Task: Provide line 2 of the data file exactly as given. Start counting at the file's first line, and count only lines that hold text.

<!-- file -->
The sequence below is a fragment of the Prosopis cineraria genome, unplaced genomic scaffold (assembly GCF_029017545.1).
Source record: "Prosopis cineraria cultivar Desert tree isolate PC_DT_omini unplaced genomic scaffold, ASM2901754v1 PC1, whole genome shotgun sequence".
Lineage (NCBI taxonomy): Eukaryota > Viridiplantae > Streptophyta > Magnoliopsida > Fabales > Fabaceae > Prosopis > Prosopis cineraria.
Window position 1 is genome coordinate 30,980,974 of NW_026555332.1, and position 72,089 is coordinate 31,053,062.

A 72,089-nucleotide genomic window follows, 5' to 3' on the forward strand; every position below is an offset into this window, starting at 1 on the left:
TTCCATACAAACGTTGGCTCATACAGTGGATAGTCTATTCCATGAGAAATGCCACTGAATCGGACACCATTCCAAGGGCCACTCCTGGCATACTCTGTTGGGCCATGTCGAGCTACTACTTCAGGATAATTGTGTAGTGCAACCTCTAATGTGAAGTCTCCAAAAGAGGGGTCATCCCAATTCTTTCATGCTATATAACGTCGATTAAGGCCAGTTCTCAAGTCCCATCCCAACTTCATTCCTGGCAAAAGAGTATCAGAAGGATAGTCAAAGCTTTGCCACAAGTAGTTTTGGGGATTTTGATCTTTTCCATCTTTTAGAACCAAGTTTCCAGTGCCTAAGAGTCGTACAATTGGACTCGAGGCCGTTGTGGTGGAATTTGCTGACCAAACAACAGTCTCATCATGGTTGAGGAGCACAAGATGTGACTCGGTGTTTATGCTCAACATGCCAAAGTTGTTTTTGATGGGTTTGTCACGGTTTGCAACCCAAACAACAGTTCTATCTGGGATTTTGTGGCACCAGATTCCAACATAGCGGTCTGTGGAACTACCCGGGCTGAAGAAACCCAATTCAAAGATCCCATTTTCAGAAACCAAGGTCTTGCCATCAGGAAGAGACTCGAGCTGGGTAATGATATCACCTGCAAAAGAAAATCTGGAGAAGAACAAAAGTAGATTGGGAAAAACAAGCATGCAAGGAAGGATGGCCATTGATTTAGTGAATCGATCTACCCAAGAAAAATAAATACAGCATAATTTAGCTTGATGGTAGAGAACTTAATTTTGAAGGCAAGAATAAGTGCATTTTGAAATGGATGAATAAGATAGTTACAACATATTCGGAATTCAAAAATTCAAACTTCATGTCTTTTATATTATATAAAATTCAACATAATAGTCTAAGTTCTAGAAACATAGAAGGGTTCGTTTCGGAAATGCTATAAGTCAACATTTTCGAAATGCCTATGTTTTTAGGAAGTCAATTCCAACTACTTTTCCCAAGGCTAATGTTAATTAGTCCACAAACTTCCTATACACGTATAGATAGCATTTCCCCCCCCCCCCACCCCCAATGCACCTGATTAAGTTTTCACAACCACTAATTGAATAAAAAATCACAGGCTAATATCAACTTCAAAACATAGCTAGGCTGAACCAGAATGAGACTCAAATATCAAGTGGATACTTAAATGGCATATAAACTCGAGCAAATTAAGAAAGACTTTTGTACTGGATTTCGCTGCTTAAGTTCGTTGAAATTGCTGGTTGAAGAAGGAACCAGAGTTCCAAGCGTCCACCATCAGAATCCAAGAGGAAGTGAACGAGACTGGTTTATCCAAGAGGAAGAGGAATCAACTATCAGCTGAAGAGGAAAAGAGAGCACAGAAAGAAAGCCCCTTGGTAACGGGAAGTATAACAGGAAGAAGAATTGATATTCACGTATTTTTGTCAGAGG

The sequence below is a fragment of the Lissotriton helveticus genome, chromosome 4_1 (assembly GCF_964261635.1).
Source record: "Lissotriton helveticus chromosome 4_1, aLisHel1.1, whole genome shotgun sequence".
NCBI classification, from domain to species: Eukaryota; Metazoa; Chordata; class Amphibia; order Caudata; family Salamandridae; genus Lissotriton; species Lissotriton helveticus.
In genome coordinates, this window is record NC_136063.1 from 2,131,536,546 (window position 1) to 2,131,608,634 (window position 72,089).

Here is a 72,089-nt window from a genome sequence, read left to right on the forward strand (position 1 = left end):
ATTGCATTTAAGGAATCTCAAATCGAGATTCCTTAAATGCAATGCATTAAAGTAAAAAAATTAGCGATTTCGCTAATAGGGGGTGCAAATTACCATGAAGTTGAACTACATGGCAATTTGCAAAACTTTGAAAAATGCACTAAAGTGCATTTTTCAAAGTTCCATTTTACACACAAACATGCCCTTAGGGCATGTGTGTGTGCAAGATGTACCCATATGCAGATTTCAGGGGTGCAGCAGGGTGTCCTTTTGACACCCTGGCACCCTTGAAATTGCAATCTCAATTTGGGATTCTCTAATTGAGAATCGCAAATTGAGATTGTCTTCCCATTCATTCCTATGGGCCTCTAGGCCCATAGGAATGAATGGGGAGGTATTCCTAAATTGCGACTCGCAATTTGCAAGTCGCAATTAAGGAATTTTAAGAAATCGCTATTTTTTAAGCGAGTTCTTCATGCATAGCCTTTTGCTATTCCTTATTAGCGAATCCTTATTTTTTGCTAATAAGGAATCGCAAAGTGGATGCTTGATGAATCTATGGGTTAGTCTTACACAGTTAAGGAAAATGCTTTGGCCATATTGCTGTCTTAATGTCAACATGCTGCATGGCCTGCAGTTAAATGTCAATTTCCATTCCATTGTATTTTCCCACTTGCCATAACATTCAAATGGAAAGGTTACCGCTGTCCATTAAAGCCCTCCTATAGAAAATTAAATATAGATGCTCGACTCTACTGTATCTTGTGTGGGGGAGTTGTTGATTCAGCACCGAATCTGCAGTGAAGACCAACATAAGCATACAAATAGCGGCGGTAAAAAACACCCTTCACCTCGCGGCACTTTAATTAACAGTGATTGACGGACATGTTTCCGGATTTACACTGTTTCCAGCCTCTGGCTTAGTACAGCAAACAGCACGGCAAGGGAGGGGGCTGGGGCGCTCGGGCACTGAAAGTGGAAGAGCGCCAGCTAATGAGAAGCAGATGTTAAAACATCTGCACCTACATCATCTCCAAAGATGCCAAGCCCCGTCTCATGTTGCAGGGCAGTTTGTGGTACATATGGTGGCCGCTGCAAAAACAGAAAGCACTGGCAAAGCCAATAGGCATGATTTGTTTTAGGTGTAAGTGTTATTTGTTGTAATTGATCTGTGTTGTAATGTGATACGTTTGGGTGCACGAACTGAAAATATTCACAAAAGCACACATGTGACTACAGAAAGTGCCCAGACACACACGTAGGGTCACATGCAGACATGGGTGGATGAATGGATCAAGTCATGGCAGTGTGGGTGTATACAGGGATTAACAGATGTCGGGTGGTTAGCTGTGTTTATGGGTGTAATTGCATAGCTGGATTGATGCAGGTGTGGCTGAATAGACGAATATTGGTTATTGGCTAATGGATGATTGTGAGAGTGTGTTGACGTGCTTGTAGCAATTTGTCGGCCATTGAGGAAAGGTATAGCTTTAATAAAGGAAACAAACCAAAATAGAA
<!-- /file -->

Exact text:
Source record: "Prosopis cineraria cultivar Desert tree isolate PC_DT_omini unplaced genomic scaffold, ASM2901754v1 PC1, whole genome shotgun sequence".